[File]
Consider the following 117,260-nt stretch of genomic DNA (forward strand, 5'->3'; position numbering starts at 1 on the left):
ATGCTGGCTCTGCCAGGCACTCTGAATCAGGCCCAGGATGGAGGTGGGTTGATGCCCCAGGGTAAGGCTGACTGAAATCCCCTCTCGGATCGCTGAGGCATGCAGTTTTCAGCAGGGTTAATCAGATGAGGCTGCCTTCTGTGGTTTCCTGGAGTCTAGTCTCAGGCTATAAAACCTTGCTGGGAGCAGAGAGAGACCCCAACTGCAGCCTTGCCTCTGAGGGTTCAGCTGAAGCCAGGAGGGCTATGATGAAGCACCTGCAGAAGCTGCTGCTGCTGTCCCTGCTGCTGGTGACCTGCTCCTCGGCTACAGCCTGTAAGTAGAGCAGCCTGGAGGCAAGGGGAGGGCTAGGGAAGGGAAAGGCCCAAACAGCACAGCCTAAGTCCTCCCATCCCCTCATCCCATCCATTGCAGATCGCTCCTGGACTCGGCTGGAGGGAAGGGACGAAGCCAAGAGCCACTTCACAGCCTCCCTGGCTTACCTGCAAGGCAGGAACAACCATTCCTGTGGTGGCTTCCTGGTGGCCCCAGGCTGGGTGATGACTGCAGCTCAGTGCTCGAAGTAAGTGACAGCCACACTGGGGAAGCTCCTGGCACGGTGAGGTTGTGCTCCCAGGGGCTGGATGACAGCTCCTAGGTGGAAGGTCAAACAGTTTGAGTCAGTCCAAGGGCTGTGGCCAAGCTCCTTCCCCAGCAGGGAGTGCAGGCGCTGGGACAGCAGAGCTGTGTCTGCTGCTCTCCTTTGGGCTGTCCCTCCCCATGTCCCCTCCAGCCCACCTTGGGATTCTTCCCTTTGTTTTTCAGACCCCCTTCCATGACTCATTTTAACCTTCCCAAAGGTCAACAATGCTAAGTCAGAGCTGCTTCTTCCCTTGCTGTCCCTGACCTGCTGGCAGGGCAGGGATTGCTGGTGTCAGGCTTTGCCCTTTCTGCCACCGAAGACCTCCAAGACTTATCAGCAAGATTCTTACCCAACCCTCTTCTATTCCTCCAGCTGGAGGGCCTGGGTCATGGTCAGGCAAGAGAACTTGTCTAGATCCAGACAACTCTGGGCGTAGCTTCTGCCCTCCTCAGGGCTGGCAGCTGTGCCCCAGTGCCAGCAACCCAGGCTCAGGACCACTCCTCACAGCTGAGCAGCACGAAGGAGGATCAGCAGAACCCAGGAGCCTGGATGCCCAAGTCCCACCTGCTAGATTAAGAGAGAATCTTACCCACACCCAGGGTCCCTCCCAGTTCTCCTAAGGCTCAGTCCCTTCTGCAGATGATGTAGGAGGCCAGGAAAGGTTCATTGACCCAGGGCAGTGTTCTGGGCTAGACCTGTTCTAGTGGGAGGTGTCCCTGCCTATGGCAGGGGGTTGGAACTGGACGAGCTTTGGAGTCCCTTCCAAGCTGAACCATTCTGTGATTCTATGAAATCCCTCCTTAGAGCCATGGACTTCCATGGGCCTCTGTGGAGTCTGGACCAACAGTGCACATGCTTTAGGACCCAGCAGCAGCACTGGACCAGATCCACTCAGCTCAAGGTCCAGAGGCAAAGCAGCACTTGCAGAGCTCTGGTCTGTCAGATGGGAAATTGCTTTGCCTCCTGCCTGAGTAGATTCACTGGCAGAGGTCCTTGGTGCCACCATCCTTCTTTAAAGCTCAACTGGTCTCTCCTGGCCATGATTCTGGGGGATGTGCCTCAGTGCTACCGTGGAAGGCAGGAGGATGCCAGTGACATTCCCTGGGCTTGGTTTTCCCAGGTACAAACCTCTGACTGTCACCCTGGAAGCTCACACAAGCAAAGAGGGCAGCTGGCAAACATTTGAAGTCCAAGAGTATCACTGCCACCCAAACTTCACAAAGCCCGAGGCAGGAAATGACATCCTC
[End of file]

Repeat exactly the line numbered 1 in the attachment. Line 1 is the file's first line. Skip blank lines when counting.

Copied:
Consider the following 117,260-nt stretch of genomic DNA (forward strand, 5'->3'; position numbering starts at 1 on the left):